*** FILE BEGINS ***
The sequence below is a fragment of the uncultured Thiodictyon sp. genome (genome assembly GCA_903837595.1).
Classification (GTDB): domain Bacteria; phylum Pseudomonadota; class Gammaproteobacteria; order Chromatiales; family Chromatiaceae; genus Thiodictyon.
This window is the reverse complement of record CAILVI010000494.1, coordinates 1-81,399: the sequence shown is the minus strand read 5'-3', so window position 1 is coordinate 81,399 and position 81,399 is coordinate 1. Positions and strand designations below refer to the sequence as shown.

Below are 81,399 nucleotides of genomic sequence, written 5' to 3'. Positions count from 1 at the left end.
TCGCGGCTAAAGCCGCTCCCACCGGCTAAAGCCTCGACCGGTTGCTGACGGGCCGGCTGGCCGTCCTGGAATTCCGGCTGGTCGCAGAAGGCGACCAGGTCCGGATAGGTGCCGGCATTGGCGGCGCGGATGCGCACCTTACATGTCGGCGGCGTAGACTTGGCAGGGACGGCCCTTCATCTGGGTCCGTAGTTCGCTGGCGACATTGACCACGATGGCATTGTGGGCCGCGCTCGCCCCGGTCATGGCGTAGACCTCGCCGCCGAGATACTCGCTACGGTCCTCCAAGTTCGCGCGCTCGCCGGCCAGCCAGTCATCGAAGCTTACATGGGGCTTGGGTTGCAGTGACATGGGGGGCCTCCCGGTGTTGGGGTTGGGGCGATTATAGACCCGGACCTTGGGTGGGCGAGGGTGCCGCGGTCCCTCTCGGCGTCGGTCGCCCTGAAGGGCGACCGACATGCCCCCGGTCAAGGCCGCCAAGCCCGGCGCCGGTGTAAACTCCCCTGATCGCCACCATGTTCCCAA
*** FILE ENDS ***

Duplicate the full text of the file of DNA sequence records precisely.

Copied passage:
The sequence below is a fragment of the uncultured Thiodictyon sp. genome (genome assembly GCA_903837595.1).
Classification (GTDB): domain Bacteria; phylum Pseudomonadota; class Gammaproteobacteria; order Chromatiales; family Chromatiaceae; genus Thiodictyon.
This window is the reverse complement of record CAILVI010000494.1, coordinates 1-81,399: the sequence shown is the minus strand read 5'-3', so window position 1 is coordinate 81,399 and position 81,399 is coordinate 1. Positions and strand designations below refer to the sequence as shown.

Below are 81,399 nucleotides of genomic sequence, written 5' to 3'. Positions count from 1 at the left end.
TCGCGGCTAAAGCCGCTCCCACCGGCTAAAGCCTCGACCGGTTGCTGACGGGCCGGCTGGCCGTCCTGGAATTCCGGCTGGTCGCAGAAGGCGACCAGGTCCGGATAGGTGCCGGCATTGGCGGCGCGGATGCGCACCTTACATGTCGGCGGCGTAGACTTGGCAGGGACGGCCCTTCATCTGGGTCCGTAGTTCGCTGGCGACATTGACCACGATGGCATTGTGGGCCGCGCTCGCCCCGGTCATGGCGTAGACCTCGCCGCCGAGATACTCGCTACGGTCCTCCAAGTTCGCGCGCTCGCCGGCCAGCCAGTCATCGAAGCTTACATGGGGCTTGGGTTGCAGTGACATGGGGGGCCTCCCGGTGTTGGGGTTGGGGCGATTATAGACCCGGACCTTGGGTGGGCGAGGGTGCCGCGGTCCCTCTCGGCGTCGGTCGCCCTGAAGGGCGACCGACATGCCCCCGGTCAAGGCCGCCAAGCCCGGCGCCGGTGTAAACTCCCCTGATCGCCACCATGTTCCCAA